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My kids are 3 and 4. My son who is 3 has always been my whiney one and I al ways chalked it up to him being the younger one and the fact that his sister tends to get most of the attention. I'm a single mom too, Amy, and my mom helps me alot with my kids while I work. Her philosophy is to yell at him. I try to do what Pam suggested and ignore it or tell him that until he speaks to me without whining he won't get what he wants because I can't understand him. For tantrums they get time out. I have spanked my kids, but really hate myself afterwards, especially since I have watched my daughter "spank" her toys in play. Good luck, Amy.

Melissa - posted on 06/27/2011

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I agree with the ignoring advice. I tell my daughter that I can't understand her when she talks like that. It comes and goes. One thing I did was role play with her animals (she's not into dolls). I'm the whining animal and she plays the one that can't understand. That definitely helped!!

Tammy - posted on 06/27/2011

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I've been there! My response with both of my children was that I wanted to hear what they had to say, but couldn't understand them. I would use this during whining episodes and during "melt downs" (ie - crying fits and yelling). Hope this helps - hang in there and be strong!

Sandra (sam ) - posted on 06/27/2011

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I have a 11 year old that still whine, however, she does have some ment health problems. When she was small I would give myself a time out to get away from the noise. I would just step outside and close the door. Once I was clamed down I would go back in. This is what I still do.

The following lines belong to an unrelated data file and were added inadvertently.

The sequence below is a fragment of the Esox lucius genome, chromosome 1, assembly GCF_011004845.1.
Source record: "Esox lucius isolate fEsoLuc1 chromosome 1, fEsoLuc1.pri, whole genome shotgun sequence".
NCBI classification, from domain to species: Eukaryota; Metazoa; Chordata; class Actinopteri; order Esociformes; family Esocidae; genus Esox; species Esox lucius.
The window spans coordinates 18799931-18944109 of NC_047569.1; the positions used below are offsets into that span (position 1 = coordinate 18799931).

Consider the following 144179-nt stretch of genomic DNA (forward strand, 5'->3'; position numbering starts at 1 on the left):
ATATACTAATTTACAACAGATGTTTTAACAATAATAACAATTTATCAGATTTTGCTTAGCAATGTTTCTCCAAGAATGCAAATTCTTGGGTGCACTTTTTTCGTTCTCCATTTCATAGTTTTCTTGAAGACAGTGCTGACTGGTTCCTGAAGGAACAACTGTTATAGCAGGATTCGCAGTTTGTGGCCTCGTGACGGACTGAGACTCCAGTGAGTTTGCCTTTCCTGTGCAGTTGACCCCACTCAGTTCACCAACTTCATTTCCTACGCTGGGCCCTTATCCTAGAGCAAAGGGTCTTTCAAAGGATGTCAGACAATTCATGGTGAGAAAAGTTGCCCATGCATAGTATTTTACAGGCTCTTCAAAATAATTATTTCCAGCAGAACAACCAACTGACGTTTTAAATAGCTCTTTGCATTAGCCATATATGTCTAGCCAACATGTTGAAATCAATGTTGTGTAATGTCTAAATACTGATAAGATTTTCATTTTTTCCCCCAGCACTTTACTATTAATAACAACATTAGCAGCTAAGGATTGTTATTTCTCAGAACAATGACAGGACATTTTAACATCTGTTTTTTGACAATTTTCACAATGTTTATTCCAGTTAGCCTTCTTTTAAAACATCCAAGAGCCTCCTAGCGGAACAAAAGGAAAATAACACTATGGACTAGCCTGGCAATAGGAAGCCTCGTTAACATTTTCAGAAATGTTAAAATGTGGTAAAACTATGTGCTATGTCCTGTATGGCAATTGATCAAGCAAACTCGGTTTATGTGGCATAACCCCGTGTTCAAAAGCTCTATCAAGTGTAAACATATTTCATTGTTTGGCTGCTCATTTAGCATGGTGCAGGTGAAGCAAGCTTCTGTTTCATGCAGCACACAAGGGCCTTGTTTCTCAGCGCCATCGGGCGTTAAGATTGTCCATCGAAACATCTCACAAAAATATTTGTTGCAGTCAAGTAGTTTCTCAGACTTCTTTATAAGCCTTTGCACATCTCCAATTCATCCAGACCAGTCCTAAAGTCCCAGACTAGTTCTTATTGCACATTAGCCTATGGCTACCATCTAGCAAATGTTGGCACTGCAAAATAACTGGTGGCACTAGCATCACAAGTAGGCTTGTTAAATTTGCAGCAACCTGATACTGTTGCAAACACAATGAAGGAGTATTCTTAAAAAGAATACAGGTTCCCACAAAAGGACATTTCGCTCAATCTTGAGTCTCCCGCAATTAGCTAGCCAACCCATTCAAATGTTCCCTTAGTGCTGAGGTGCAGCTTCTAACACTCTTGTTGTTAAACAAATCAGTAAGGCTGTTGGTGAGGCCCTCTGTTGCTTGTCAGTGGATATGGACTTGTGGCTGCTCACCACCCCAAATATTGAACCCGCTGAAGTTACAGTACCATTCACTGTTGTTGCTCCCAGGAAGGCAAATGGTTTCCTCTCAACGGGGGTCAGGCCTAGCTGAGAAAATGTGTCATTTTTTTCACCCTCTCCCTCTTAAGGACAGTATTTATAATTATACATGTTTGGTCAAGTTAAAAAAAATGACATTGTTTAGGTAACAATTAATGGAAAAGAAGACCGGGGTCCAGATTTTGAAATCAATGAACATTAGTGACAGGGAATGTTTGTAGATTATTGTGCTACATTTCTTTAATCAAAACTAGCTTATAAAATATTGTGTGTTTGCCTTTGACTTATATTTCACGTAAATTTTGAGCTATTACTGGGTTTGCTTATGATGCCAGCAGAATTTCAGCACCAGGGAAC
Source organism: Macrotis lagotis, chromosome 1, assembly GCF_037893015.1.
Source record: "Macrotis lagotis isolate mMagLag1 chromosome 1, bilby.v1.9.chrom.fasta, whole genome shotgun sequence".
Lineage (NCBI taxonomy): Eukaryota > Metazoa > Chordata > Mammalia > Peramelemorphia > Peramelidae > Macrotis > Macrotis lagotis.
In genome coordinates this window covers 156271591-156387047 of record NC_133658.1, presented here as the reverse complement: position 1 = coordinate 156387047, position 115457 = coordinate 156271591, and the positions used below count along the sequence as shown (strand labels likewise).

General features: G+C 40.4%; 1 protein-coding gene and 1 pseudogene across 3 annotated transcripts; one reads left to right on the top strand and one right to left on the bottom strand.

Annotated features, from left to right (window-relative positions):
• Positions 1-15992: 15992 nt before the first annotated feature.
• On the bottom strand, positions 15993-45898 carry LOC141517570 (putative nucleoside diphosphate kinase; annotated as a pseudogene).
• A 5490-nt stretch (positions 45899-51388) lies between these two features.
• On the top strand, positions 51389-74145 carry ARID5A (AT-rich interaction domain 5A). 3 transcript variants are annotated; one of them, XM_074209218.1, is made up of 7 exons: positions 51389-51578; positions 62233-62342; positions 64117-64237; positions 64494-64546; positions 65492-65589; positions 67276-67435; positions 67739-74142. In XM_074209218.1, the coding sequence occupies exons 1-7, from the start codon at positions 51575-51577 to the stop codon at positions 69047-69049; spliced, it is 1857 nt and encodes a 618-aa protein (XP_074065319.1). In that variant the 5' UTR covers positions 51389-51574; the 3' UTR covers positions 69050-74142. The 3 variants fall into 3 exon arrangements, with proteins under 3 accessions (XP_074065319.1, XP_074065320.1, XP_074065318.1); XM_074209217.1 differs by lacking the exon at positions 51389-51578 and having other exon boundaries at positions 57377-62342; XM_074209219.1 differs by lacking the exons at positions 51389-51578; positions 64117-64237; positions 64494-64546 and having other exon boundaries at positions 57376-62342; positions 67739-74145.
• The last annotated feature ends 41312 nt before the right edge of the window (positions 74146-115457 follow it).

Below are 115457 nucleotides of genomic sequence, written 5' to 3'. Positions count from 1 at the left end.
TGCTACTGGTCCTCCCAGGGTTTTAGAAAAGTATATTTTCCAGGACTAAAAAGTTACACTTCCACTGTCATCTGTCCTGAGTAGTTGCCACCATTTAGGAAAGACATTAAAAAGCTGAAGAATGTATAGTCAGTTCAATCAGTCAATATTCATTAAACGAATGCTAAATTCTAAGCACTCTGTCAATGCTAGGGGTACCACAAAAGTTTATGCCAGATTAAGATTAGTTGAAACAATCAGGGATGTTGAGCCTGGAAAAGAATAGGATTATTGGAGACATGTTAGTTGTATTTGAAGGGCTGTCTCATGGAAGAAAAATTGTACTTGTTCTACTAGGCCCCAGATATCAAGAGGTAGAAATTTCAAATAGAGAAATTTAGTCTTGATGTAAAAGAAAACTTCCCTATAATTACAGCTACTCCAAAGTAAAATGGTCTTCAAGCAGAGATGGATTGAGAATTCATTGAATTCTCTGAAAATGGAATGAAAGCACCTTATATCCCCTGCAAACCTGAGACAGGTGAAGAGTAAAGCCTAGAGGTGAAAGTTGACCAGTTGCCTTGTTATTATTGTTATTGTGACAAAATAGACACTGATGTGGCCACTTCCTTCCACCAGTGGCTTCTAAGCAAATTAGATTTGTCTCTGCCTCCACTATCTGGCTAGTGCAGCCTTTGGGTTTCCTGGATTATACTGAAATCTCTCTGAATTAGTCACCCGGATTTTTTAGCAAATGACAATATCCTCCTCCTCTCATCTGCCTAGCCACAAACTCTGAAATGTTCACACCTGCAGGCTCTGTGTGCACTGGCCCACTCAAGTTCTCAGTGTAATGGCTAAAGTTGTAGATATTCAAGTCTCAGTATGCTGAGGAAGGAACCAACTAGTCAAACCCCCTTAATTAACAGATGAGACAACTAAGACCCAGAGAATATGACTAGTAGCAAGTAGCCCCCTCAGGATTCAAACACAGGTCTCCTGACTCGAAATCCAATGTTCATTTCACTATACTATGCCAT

Autumn - posted on 06/27/2011

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Ignore the whining and reward the correct behavior. I typically would ask my daughter to rephrase or adjust her attitude. She does it automatically now.

Laurie - posted on 06/27/2011

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I ignore it or tell them I can't understand unless they talk in a normal voice. Sometimes my 6 yr. old won't stop with these stategies and has to go to her room until she stops. This works very quickly and she comes back out with a new attitude. The trick is to find out what works best for your child. My three yr. old hates going to her room and will calm herself down so that she doesn't have to go.

Jessi - posted on 06/27/2011

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Glenn Latham has written several parenting books and college textbooks as he was a college professor for years. I would suggest a quick read from him called "Parenting with Love - Making a Difference in a Day." I'm not much of a book reader, but I finished it in less than a couple hours and it has made a tremendous difference in my parenting, which is shown by my children's behavior. You can find used copies on amazon for a couple dollars. He explains how and why to ignore it and how to replace the problem behaviors with good behaviors. The best part is, he explains how you do it by showing love to your children, not harsh punishment that just makes them angry. :)

Amanda - posted on 06/27/2011

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I say if the ignoring doesn't work (because I don't like ignoring my kids I think it makes them feel like they are not worth my time and I would never want my kids to feel that way) I say use positive reinforcement. If you have a good relationship with you child... Just explain the situation. When you whine it makes me feel upset and if you would just ask in a normal voice, I have no problem in helping you get what you need. I like having my good boy/girl around me so can I please see you act like that.